New EPM is created as needed in the central bank. The public sector pays both in EPM and Euro. The ratio can be adjusted based on how the economy develops. Taxes are collected in a corresponding mix of the two currencies. The EPM will have value since it can be used to pay taxes. While government and other public sectors pay expenses and collect taxes in the same and fixed ratios, the euro/EPM mix used in private sector transactions can be freely chosen by the parties involved, and will thus vary.

    We are very aware that an EPM proposal will be met with opposition from the EU’s elites, and many columnists in the financial press. However, the scheme will not be illegal according to EU monetary policy: the EPMs are legally government bonds that are extinguished when holders use them to meet tax claims. In addition, they do not exist physically – there are no EPM banknotes or coins, thus avoiding conflict with the euro’s money monopoly.

    One can expect that the public’s initial confidence in the EPM will be very low, not the least because of widespread skepticism with national authorities who have not managed to counteract the crisis for nine years. For the analysis, it may be useful to define two terms, “trust” and “need”. Although trust is very low from the beginning, the need is very high: one should expect some initial use of the EPM because the options ‘no sale’ or ‘no job’ are worse. Over time, other actors will observe that transactions with the EPM are taking place, which will increase trust – which leads to more acceptance of a certain percentage of EPM in payments.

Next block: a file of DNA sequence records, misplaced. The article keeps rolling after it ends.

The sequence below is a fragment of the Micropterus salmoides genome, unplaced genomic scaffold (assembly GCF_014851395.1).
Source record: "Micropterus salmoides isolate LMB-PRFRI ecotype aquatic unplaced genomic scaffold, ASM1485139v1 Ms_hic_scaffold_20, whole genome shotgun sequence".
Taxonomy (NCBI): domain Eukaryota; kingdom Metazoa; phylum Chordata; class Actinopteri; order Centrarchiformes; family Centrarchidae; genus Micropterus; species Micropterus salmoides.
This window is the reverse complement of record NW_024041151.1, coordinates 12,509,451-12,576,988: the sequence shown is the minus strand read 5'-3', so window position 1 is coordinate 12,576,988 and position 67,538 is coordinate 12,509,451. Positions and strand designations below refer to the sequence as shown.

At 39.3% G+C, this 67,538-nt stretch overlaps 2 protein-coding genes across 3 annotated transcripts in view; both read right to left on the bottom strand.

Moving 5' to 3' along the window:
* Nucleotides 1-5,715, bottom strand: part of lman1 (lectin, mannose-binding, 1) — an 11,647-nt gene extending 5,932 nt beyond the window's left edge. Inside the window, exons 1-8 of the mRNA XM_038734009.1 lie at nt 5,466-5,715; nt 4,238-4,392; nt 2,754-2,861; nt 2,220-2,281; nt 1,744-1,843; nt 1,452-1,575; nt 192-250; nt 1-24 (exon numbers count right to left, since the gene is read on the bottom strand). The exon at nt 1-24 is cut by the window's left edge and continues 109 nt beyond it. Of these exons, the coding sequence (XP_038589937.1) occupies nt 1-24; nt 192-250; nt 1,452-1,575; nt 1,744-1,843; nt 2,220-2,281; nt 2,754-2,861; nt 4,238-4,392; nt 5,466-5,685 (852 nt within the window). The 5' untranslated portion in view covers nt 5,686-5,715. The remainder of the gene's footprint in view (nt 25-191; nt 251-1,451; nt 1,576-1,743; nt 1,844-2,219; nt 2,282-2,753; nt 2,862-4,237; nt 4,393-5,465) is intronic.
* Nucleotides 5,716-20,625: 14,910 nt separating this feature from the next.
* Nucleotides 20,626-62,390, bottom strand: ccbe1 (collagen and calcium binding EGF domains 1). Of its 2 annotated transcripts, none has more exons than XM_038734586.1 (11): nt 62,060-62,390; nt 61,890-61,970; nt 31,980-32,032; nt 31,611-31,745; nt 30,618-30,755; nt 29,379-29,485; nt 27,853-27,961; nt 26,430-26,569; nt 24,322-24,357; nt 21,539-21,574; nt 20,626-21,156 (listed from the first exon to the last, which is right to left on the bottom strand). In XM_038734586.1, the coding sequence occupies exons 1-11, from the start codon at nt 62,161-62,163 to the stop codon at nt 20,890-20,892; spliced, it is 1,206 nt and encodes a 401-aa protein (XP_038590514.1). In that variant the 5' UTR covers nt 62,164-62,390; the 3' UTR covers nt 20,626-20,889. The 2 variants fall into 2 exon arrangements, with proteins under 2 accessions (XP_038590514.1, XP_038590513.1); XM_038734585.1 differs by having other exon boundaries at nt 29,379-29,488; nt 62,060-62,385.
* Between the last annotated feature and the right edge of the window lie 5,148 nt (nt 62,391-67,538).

Eventually this will also include wages. When firms receive a share of EPMs in payment, they will ask their employees to accept a share of EPMs in wages. And employees will then often have the choice of accepting this or unemployment. This again causes businesses to become more willing to accept EPM in payments. We get a positive spiral.

    After an initial period of political turbulence and low confidence, the EPM will approach a value not so far below the euro, because one EPM counts as one euro in the payment of tax. And as long as the economy is far away from full employment and the business sector has significant spare capacity, the inflationary impact of more money due to the circulation of EPM will be minimal.